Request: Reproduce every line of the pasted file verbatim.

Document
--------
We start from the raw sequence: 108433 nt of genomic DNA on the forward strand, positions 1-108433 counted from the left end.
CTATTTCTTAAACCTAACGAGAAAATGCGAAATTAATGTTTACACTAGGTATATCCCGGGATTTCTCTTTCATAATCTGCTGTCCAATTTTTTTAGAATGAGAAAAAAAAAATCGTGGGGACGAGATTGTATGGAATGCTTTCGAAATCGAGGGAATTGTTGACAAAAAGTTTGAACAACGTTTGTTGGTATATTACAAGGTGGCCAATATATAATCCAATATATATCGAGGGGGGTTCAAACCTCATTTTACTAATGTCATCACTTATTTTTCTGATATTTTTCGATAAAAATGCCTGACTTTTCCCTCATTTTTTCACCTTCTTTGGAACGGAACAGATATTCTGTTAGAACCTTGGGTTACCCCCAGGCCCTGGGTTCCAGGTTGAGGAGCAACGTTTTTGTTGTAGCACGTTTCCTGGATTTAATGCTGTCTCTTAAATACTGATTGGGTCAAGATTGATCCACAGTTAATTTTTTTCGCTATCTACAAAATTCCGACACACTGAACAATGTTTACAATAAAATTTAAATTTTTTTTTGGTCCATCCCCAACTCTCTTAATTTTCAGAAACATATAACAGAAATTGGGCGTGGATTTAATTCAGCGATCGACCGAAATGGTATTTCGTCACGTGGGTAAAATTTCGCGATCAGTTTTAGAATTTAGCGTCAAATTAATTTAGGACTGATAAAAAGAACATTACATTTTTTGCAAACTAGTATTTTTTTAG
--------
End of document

We start from the raw sequence: 108433 nt of genomic DNA on the forward strand, positions 1-108433 counted from the left end.
CTATTTCTTAAACCTAACGAGAAAATGCGAAATTAATGTTTACACTAGGTATATCCCGGGATTTCTCTTTCATAATCTGCTGTCCAATTTTTTTAGAATGAGAAAAAAAAAATCGTGGGGACGAGATTGTATGGAATGCTTTCGAAATCGAGGGAATTGTTGACAAAAAGTTTGAACAACGTTTGTTGGTATATTACAAGGTGGCCAATATATAATCCAATATATATCGAGGGGGGTTCAAACCTCATTTTACTAATGTCATCACTTATTTTTCTGATATTTTTCGATAAAAATGCCTGACTTTTCCCTCATTTTTTCACCTTCTTTGGAACGGAACAGATATTCTGTTAGAACCTTGGGTTACCCCCAGGCCCTGGGTTCCAGGTTGAGGAGCAACGTTTTTGTTGTAGCACGTTTCCTGGATTTAATGCTGTCTCTTAAATACTGATTGGGTCAAGATTGATCCACAGTTAATTTTTTTCGCTATCTACAAAATTCCGACACACTGAACAATGTTTACAATAAAATTTAAATTTTTTTTTGGTCCATCCCCAACTCTCTTAATTTTCAGAAACATATAACAGAAATTGGGCGTGGATTTAATTCAGCGATCGACCGAAATGGTATTTCGTCACGTGGGTAAAATTTCGCGATCAGTTTTAGAATTTAGCGTCAAATTAATTTAGGACTGATAAAAAGAACATTACATTTTTTGCAAACTAGTATTTTTTTAG